Unfortunately, we were unable to reach the mock mark item on last Thursday's agenda. We have had the benefit of several more Judiciary Committee-staff and USTR-staff interactions over the last several days.
I would suggest that another function of today's hearing will be for members of this Committee to convey any unresolved concerns they would have raised on Thursday, directly to the senior USTR officials responsible for negotiating these two agreements.
I do appreciate U.S. Trade Representative Robert Zoellick's attempt to gain our views and to keep this Committee informed of the status of progress on these agreements and the development of the implementing language that the Administration plans to introduce shortly.
I want to emphasize that Members of this Committee will expect satisfactory answers and resolution to the questions and concerns that may be raised during today's hearing. If there are reasons why our input cannot be accommodated, we will expect to know why.
We live in a global economy where free trade is vital to our nation. An integral part of this global economy is the flexibility to move essential personnel from one country to another in order to provide much-needed support of the companies that conduct business abroad. Further, if we want our trading partners to allow American citizens to enter their borders to conduct business, we must also reciprocate by granting their citizens the same type of privileges.
While I support the principle of free trade and understand the benefits of agreements such as these to the U.S. economy and job market, I will never agree to legislation that does not reflect sound immigration policy. Just as I would never agree to any compromise of national security for the sake of selling more products overseas, I would never sacrifice the well-being of the hardworking Americans and their families by weakening our immigration laws.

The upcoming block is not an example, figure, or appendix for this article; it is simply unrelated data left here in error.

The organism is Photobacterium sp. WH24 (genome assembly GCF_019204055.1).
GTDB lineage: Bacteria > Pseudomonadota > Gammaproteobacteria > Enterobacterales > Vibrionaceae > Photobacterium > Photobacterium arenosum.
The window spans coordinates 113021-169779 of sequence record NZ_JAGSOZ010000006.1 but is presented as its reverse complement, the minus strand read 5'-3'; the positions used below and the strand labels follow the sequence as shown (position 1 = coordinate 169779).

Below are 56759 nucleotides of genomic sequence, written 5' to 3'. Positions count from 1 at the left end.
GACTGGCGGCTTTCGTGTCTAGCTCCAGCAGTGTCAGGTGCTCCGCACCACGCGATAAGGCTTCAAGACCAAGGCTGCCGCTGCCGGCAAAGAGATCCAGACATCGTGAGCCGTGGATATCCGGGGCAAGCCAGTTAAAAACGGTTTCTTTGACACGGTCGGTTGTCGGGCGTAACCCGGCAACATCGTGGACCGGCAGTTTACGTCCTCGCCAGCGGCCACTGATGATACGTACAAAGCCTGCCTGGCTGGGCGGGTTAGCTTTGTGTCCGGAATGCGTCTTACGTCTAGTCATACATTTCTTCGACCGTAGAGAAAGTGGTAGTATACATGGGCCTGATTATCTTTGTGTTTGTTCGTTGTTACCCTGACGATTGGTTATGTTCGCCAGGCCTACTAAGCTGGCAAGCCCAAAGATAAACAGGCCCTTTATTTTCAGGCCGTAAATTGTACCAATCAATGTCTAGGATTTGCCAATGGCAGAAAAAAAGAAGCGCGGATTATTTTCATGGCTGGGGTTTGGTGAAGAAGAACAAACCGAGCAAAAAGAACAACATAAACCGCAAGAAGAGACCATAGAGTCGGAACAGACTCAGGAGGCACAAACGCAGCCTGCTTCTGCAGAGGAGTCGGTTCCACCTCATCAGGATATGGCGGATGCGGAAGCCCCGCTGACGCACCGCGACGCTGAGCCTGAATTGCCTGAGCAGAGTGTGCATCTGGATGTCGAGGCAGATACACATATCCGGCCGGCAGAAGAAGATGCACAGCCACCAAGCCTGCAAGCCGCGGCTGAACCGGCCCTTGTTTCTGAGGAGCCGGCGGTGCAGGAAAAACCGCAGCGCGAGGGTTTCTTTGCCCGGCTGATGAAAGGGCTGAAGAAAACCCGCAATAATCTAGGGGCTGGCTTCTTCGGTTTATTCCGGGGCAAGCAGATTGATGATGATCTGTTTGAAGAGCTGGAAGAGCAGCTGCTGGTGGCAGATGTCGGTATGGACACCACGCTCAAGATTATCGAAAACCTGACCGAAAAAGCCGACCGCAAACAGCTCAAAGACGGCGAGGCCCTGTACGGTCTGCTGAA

Prior to today's hearing, members of this Committee raised several concerns about a variety of immigration issues. These include the potential for indefinite stay by the foreign workers and the risk that foreign workers may be brought into the United States to interfere with labor disputes.
Another concern that I have heard is whether this agreement and implementing language could be viewed as circumventing the existing, sensitive numerical limits on H1-B professional workers' visas.
I understand that many of our colleagues on the House Judiciary Committee have made it clear that trade agreements many not be the best place to change immigration law and policy.
I want to make sure that our two representatives from USTR today, Ms. Vargo and Mr. Ives, will go back and give Ambassador Zoellick a message: Presenting the Judiciary Committee with implementing language related to particular trade agreements that raise general issues of immigration policy may not be the best path to travel in future trade agreements.
Having said that, I wish to emphasize that many on this Committee have worked together, and with USTR to resolve their concerns with, and improve, the immigration implementing legislation.
I am hopeful that when the Administration transmits its formal legislative package, members of the Judiciary Committee will be satisfied with the outcome with our consultations with USTR.
Despite that fact that we were unable to hold a mock mark-up last Thursday, I hope that today's real hearing can serve that same type of formal mechanism for the Judiciary Committee to give the Administration our informal comments before the fast track procedures are initiated.